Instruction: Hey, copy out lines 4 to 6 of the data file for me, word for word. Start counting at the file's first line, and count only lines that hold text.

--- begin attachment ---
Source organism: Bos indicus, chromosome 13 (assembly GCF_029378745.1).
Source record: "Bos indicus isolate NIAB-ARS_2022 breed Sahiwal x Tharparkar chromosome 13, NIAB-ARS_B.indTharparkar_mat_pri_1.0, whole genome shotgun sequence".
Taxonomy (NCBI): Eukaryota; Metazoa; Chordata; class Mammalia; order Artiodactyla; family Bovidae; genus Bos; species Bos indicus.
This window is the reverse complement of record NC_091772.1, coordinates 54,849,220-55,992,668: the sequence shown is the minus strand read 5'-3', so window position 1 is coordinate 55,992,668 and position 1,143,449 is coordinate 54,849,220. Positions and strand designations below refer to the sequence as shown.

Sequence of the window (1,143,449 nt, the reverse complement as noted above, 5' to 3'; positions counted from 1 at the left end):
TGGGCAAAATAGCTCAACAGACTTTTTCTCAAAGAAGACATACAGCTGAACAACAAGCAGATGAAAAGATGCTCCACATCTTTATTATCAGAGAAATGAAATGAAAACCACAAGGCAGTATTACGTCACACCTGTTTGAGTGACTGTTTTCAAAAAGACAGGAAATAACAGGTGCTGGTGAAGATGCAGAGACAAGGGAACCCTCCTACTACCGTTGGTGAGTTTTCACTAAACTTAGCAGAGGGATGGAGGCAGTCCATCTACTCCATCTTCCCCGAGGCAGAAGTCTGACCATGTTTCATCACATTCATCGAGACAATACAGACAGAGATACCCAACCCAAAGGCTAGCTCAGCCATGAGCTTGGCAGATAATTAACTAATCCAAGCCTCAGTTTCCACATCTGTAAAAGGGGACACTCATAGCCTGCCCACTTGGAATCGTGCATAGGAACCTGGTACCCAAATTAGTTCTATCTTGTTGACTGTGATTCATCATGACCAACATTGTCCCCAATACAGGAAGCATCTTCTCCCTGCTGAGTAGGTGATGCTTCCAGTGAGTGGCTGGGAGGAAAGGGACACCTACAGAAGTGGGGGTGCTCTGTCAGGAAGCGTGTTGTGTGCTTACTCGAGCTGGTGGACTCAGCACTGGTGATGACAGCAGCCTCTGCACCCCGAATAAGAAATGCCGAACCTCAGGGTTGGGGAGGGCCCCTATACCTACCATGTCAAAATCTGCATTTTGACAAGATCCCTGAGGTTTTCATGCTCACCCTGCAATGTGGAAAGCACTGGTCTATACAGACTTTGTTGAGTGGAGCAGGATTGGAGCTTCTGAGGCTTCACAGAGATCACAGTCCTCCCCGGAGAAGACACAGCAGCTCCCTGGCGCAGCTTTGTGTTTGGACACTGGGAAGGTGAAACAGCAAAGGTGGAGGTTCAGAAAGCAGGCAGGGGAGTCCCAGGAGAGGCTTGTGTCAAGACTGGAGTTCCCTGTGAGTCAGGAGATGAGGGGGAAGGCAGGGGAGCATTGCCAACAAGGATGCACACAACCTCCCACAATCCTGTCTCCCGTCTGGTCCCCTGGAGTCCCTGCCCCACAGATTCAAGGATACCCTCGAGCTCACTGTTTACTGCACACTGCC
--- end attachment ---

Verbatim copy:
This window is the reverse complement of record NC_091772.1, coordinates 54,849,220-55,992,668: the sequence shown is the minus strand read 5'-3', so window position 1 is coordinate 55,992,668 and position 1,143,449 is coordinate 54,849,220. Positions and strand designations below refer to the sequence as shown.

Sequence of the window (1,143,449 nt, the reverse complement as noted above, 5' to 3'; positions counted from 1 at the left end):
TGGGCAAAATAGCTCAACAGACTTTTTCTCAAAGAAGACATACAGCTGAACAACAAGCAGATGAAAAGATGCTCCACATCTTTATTATCAGAGAAATGAAATGAAAACCACAAGGCAGTATTACGTCACACCTGTTTGAGTGACTGTTTTCAAAAAGACAGGAAATAACAGGTGCTGGTGAAGATGCAGAGACAAGGGAACCCTCCTACTACCGTTGGTGAGTTTTCACTAAACTTAGCAGAGGGATGGAGGCAGTCCATCTACTCCATCTTCCCCGAGGCAGAAGTCTGACCATGTTTCATCACATTCATCGAGACAATACAGACAGAGATACCCAACCCAAAGGCTAGCTCAGCCATGAGCTTGGCAGATAATTAACTAATCCAAGCCTCAGTTTCCACATCTGTAAAAGGGGACACTCATAGCCTGCCCACTTGGAATCGTGCATAGGAACCTGGTACCCAAATTAGTTCTATCTTGTTGACTGTGATTCATCATGACCAACATTGTCCCCAATACAGGAAGCATCTTCTCCCTGCTGAGTAGGTGATGCTTCCAGTGAGTGGCTGGGAGGAAAGGGACACCTACAGAAGTGGGGGTGCTCTGTCAGGAAGCGTGTTGTGTGCTTACTCGAGCTGGTGGACTCAGCACTGGTGATGACAGCAGCCTCTGCACCCCGAATAAGAAATGCCGAACCTCAGGGTTGGGGAGGGCCCCTATACCTACCATGTCAAAATCTGCATTTTGACAAGATCCCTGAGGTTTTCATGCTCACCCTGCAATGTGGAAAGCACTGGTCTATACAGACTTTGTTGAGTGGAGCAGGATTGGAGCTTCTGAGGCTTCACAGAGATCACAGTCCTCCCCGGAGAAGACACAGCAGCTCCCTGGCGCAGCTTTGTGTTTGGACACTGGGAAGGTGAAACAGCAAAGGTGGAGGTTCAGAAAGCAGGCAGGGGAGTCCCAGGAGAGGCTTGTGTCAAGACTGGAGTTCCCTGTGAGTCAGGAGATGAGGGGGAAGGCAGGGGAGCATTGCCAACAAGGATGCACACAACCTCCCACAATCCTGTCTCCCGTCTGGTCCCCTGGAGTCCCTGCCCCACAGATTCAAGGATACCCTCGAGCTCACTGTTTACTGCACACTGCC